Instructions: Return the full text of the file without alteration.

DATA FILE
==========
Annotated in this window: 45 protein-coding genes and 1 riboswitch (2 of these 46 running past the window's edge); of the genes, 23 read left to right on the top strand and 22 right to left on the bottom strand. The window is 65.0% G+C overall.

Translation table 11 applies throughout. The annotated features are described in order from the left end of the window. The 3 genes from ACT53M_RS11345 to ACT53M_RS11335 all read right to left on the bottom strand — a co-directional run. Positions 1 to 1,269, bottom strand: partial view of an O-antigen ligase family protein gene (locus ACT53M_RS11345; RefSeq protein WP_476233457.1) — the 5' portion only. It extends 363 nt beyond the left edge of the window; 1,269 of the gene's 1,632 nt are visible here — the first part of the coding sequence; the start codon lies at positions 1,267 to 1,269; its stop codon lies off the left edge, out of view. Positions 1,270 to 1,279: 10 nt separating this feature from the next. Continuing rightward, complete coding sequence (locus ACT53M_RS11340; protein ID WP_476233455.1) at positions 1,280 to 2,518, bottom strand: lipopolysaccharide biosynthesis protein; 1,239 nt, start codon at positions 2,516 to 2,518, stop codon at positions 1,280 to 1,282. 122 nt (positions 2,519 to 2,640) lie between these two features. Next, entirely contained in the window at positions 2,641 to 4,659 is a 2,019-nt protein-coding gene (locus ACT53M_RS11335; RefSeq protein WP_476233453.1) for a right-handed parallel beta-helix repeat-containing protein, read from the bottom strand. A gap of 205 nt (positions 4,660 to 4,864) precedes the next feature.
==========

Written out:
Annotated in this window: 45 protein-coding genes and 1 riboswitch (2 of these 46 running past the window's edge); of the genes, 23 read left to right on the top strand and 22 right to left on the bottom strand. The window is 65.0% G+C overall.

Translation table 11 applies throughout. The annotated features are described in order from the left end of the window. The 3 genes from ACT53M_RS11345 to ACT53M_RS11335 all read right to left on the bottom strand — a co-directional run. Positions 1 to 1,269, bottom strand: partial view of an O-antigen ligase family protein gene (locus ACT53M_RS11345; RefSeq protein WP_476233457.1) — the 5' portion only. It extends 363 nt beyond the left edge of the window; 1,269 of the gene's 1,632 nt are visible here — the first part of the coding sequence; the start codon lies at positions 1,267 to 1,269; its stop codon lies off the left edge, out of view. Positions 1,270 to 1,279: 10 nt separating this feature from the next. Continuing rightward, complete coding sequence (locus ACT53M_RS11340; protein ID WP_476233455.1) at positions 1,280 to 2,518, bottom strand: lipopolysaccharide biosynthesis protein; 1,239 nt, start codon at positions 2,516 to 2,518, stop codon at positions 1,280 to 1,282. 122 nt (positions 2,519 to 2,640) lie between these two features. Next, entirely contained in the window at positions 2,641 to 4,659 is a 2,019-nt protein-coding gene (locus ACT53M_RS11335; RefSeq protein WP_476233453.1) for a right-handed parallel beta-helix repeat-containing protein, read from the bottom strand. A gap of 205 nt (positions 4,660 to 4,864) precedes the next feature.